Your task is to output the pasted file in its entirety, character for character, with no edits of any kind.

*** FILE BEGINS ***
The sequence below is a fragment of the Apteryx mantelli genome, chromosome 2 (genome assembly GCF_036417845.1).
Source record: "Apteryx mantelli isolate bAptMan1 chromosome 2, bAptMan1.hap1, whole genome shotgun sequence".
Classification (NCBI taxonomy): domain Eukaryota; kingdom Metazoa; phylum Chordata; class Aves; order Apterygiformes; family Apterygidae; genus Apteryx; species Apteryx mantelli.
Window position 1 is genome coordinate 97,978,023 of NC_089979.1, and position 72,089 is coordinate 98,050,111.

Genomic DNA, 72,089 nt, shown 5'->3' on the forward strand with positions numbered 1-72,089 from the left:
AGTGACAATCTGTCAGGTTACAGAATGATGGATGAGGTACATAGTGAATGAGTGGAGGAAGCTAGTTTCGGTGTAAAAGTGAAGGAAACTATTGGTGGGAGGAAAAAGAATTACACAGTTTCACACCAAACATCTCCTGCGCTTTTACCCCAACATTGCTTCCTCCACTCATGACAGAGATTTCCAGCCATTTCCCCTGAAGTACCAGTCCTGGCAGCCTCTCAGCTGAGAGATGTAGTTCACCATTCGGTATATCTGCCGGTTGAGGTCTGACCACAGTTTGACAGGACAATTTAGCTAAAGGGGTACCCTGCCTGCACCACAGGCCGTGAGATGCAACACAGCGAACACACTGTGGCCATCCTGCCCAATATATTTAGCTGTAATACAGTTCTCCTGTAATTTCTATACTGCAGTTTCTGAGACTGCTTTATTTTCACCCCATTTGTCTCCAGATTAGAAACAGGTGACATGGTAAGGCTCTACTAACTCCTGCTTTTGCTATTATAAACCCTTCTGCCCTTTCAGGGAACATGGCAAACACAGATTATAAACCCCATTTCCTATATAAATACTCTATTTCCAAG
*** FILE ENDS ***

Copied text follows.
The sequence below is a fragment of the Apteryx mantelli genome, chromosome 2 (genome assembly GCF_036417845.1).
Source record: "Apteryx mantelli isolate bAptMan1 chromosome 2, bAptMan1.hap1, whole genome shotgun sequence".
Classification (NCBI taxonomy): domain Eukaryota; kingdom Metazoa; phylum Chordata; class Aves; order Apterygiformes; family Apterygidae; genus Apteryx; species Apteryx mantelli.
Window position 1 is genome coordinate 97,978,023 of NC_089979.1, and position 72,089 is coordinate 98,050,111.

Genomic DNA, 72,089 nt, shown 5'->3' on the forward strand with positions numbered 1-72,089 from the left:
AGTGACAATCTGTCAGGTTACAGAATGATGGATGAGGTACATAGTGAATGAGTGGAGGAAGCTAGTTTCGGTGTAAAAGTGAAGGAAACTATTGGTGGGAGGAAAAAGAATTACACAGTTTCACACCAAACATCTCCTGCGCTTTTACCCCAACATTGCTTCCTCCACTCATGACAGAGATTTCCAGCCATTTCCCCTGAAGTACCAGTCCTGGCAGCCTCTCAGCTGAGAGATGTAGTTCACCATTCGGTATATCTGCCGGTTGAGGTCTGACCACAGTTTGACAGGACAATTTAGCTAAAGGGGTACCCTGCCTGCACCACAGGCCGTGAGATGCAACACAGCGAACACACTGTGGCCATCCTGCCCAATATATTTAGCTGTAATACAGTTCTCCTGTAATTTCTATACTGCAGTTTCTGAGACTGCTTTATTTTCACCCCATTTGTCTCCAGATTAGAAACAGGTGACATGGTAAGGCTCTACTAACTCCTGCTTTTGCTATTATAAACCCTTCTGCCCTTTCAGGGAACATGGCAAACACAGATTATAAACCCCATTTCCTATATAAATACTCTATTTCCAAG